Hilton Worldwide on Tuesday cited substantial contributions from business travel and groups to its first-quarter performance as the segment showed signs of returning to form, after an overall “choppy start” to the year. The company reported net income of $211 million for the first quarter, compared to the $109 million net loss one year earlier.
Hilton’s March business transient revenue per available room was 9 percent below March 2019, executives reported during the hotel company’s earnings call Tuesday. “Improving trends from large accounts, along with continued strength from [small and midsize enterprises], boosted results in March,” president and CEO Christopher Nassetta said. He cited March revenues from large accounts at just 12 percent below 2019.
Currently, Nassetta pegged business travel at 45 percent of Hilton’s overall business mix, compared to 55 percent prior to the pandemic. He projected the gap would close by the end of 2022, citing rising corporate profits, rebounding demand from big businesses and loosening travel restrictions.
Group RevPAR by the end of March had reached more than 75 percent of 2019 comparables, according to Nassetta, led by smaller events and social gatherings. “Additionally, group revenue booked in the first quarter for all future periods was down just 4 percent relative to 2019 levels, and total lead volume for all future periods was up 3.5 percent,” he said. Demand for larger corporate meetings and conventions was “accelerat[ing] into the back half of the year.” The company projected group RevPAR would recover to 90 percent of 2019 comparables by the close of 2022.
Business and meeting travel can expect higher rates at Hilton compared to 2019. Nassetta cited meeting rates in particular with “tentative booking revenue … up significantly with rate gains for company meetings up more than 13 percent” and “rates on new group bookings for in-year arrivals … up in the high single digits versus 2019.”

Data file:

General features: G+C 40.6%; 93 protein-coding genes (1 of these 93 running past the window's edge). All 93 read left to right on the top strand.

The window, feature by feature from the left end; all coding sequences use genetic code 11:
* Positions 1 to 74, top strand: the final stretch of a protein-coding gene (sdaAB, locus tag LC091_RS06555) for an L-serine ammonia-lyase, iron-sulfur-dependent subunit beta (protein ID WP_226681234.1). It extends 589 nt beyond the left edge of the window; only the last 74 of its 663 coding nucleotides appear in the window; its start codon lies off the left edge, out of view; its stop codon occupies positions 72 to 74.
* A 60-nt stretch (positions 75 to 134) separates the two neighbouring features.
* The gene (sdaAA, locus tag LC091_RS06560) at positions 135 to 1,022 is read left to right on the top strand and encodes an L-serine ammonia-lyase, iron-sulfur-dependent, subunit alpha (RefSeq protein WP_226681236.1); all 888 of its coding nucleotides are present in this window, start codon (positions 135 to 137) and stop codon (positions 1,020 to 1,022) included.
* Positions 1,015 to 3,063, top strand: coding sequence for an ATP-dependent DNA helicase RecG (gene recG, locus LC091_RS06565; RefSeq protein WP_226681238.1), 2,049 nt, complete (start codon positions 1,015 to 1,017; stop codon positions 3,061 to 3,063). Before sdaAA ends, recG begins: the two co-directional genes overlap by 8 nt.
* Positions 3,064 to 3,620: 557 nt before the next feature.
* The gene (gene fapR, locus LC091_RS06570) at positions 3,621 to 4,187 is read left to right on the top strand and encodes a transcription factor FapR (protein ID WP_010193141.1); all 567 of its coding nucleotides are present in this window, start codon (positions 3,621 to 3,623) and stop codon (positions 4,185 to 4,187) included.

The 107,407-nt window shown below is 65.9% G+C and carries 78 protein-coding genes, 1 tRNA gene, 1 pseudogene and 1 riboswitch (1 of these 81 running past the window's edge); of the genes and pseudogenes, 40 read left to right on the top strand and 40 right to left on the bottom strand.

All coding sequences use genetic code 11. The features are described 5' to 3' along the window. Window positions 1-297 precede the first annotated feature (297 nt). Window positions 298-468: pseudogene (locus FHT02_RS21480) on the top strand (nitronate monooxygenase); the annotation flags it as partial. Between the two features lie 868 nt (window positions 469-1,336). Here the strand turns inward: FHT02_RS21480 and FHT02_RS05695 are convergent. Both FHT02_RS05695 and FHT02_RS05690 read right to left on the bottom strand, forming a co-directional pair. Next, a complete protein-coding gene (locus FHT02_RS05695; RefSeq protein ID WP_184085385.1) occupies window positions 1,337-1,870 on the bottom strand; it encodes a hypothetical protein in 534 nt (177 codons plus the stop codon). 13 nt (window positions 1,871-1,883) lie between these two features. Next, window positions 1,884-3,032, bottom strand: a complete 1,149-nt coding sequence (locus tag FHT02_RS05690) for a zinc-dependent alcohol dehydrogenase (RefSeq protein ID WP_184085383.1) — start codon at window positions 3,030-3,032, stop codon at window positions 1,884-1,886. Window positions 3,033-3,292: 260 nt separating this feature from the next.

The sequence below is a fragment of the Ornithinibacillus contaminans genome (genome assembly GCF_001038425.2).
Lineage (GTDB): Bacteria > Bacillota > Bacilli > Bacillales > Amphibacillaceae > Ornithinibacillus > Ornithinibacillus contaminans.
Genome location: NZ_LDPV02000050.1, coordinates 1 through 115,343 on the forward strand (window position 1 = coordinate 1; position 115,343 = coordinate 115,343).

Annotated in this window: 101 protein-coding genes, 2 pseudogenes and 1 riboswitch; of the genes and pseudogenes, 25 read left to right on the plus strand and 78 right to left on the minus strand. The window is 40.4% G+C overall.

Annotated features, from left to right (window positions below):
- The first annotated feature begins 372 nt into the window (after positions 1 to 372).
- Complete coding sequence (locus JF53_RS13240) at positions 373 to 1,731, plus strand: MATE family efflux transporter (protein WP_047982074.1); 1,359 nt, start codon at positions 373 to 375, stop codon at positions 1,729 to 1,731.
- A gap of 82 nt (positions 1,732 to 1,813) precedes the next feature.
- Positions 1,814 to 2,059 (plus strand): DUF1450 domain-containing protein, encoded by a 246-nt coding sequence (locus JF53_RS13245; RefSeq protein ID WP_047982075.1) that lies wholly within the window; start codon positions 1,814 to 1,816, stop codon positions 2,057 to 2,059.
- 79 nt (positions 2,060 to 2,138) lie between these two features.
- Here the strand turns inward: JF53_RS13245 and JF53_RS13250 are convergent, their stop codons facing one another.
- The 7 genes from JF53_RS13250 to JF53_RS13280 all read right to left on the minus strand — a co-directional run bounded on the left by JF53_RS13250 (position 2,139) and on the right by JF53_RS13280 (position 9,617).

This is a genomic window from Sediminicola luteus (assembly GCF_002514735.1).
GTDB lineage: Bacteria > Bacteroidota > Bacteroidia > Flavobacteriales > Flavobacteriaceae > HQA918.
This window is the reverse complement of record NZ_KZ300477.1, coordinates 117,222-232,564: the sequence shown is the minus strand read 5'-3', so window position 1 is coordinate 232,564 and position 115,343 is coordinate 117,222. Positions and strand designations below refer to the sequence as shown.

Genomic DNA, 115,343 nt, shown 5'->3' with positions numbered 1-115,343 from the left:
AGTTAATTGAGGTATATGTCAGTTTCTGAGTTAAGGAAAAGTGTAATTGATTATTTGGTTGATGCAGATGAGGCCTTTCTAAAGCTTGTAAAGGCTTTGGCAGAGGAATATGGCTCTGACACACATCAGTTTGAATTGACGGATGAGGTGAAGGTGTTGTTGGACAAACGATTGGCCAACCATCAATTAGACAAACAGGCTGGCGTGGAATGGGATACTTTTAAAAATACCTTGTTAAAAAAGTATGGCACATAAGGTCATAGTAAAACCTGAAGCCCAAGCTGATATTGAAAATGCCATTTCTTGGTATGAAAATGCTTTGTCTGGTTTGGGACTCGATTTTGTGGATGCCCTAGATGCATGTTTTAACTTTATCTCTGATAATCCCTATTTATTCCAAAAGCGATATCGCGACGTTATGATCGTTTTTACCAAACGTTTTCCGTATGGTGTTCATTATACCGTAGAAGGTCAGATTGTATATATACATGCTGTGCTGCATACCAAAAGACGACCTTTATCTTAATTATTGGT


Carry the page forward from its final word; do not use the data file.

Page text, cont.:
Hilton’s first-quarter global occupancy was 58.1 percent, a 14.6 percentage-point year-over-year increase. Worldwide average daily rate was $139.17 for the quarter, a 35.2 percent increase. Systemwide RevPAR reached $80.84, up slightly more than 80 percent. In terms of regions, the Middle East led with the strongest numbers for every metric, followed by the United States. Systemwide comparable RevPAR for the first quarter was down 17 percent on a currency-neutral basis, compared to the first quarter of 2019.
Hilton added 13,200 rooms to its system in the first quarter, contributing to a net increase of 7,800 rooms during the period. The company also approved 22,200 new rooms for development, bringing Hilton’s development pipeline to more than 410,000 rooms, which is an increase from the first quarter of 2021 and accelerating from the fourth quarter of 2021.